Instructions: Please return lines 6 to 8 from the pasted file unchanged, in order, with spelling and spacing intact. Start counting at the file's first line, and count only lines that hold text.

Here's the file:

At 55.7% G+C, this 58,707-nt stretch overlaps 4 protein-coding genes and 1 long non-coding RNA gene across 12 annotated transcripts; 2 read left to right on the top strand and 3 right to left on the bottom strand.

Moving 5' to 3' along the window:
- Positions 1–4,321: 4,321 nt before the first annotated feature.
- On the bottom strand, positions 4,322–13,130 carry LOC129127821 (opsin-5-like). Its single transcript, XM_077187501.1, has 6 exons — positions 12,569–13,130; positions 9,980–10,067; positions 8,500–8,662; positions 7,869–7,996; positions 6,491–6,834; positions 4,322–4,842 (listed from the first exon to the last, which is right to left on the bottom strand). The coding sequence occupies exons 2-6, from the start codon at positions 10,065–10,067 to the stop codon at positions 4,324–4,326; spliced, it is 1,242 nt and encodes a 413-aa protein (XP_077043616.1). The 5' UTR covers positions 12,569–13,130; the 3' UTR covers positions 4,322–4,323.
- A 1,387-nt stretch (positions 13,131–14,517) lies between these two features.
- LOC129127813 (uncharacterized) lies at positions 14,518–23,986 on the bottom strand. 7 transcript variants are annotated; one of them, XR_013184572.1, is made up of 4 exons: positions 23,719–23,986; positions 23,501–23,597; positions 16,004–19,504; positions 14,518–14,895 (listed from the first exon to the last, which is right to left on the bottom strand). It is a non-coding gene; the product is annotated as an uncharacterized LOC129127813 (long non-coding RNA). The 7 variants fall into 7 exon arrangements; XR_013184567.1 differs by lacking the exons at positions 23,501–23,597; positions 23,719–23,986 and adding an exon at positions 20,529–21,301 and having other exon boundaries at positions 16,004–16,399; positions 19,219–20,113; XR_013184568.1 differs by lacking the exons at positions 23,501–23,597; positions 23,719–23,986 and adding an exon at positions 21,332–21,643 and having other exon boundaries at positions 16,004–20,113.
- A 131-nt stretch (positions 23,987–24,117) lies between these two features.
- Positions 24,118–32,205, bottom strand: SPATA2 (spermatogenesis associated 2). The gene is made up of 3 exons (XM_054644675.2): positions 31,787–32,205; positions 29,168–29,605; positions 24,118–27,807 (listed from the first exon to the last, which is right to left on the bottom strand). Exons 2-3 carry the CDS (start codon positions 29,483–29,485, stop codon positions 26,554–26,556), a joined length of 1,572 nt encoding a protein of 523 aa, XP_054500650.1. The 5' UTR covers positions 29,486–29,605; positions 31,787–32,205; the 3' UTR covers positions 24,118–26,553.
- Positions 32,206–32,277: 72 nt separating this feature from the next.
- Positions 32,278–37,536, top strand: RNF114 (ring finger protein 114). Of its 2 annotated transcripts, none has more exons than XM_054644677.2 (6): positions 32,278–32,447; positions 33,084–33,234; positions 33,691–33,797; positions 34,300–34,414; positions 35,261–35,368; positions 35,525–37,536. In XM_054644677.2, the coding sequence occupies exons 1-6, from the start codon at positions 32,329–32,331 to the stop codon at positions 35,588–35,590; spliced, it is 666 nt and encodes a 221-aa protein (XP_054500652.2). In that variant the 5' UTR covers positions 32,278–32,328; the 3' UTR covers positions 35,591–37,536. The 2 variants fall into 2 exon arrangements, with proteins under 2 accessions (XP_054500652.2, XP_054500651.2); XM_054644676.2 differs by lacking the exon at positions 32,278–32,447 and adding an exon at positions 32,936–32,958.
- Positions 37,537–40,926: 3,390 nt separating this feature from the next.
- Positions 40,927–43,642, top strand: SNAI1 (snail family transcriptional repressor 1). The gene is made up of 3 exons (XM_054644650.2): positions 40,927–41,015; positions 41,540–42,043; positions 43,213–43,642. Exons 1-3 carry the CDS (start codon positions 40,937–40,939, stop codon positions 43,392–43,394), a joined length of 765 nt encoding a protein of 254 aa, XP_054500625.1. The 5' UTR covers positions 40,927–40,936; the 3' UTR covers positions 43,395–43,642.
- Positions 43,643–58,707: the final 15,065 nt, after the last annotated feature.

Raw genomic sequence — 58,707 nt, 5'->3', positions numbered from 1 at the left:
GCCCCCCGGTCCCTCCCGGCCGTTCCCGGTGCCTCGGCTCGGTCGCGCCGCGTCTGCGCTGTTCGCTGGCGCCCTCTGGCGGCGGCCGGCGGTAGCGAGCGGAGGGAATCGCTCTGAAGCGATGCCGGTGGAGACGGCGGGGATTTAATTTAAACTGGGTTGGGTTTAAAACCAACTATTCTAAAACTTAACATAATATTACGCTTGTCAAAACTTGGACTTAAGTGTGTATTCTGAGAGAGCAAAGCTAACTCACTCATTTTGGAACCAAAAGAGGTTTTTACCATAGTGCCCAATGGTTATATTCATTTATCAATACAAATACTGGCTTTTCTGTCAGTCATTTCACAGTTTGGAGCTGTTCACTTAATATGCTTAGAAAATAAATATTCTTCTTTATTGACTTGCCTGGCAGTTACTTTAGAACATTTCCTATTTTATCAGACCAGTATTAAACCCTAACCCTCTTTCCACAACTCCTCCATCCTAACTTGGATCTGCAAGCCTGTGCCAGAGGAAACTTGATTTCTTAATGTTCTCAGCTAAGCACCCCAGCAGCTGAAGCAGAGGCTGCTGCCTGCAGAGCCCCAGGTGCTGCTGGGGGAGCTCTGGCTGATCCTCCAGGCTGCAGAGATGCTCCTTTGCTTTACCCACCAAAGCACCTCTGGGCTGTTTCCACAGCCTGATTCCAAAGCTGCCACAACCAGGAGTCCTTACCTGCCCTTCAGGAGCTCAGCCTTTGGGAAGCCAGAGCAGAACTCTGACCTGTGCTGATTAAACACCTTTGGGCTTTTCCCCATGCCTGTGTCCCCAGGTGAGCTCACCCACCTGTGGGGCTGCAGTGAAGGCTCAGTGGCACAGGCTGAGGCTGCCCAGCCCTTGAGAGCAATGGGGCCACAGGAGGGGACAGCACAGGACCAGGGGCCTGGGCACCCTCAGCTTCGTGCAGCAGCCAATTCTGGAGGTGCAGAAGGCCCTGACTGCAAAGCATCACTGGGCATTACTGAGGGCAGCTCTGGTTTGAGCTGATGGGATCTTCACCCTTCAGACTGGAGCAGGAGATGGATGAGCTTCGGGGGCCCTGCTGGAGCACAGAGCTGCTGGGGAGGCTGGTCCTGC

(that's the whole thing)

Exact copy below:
- LOC129127813 (uncharacterized) lies at positions 14,518–23,986 on the bottom strand. 7 transcript variants are annotated; one of them, XR_013184572.1, is made up of 4 exons: positions 23,719–23,986; positions 23,501–23,597; positions 16,004–19,504; positions 14,518–14,895 (listed from the first exon to the last, which is right to left on the bottom strand). It is a non-coding gene; the product is annotated as an uncharacterized LOC129127813 (long non-coding RNA). The 7 variants fall into 7 exon arrangements; XR_013184567.1 differs by lacking the exons at positions 23,501–23,597; positions 23,719–23,986 and adding an exon at positions 20,529–21,301 and having other exon boundaries at positions 16,004–16,399; positions 19,219–20,113; XR_013184568.1 differs by lacking the exons at positions 23,501–23,597; positions 23,719–23,986 and adding an exon at positions 21,332–21,643 and having other exon boundaries at positions 16,004–20,113.
- A 131-nt stretch (positions 23,987–24,117) lies between these two features.
- Positions 24,118–32,205, bottom strand: SPATA2 (spermatogenesis associated 2). The gene is made up of 3 exons (XM_054644675.2): positions 31,787–32,205; positions 29,168–29,605; positions 24,118–27,807 (listed from the first exon to the last, which is right to left on the bottom strand). Exons 2-3 carry the CDS (start codon positions 29,483–29,485, stop codon positions 26,554–26,556), a joined length of 1,572 nt encoding a protein of 523 aa, XP_054500650.1. The 5' UTR covers positions 29,486–29,605; positions 31,787–32,205; the 3' UTR covers positions 24,118–26,553.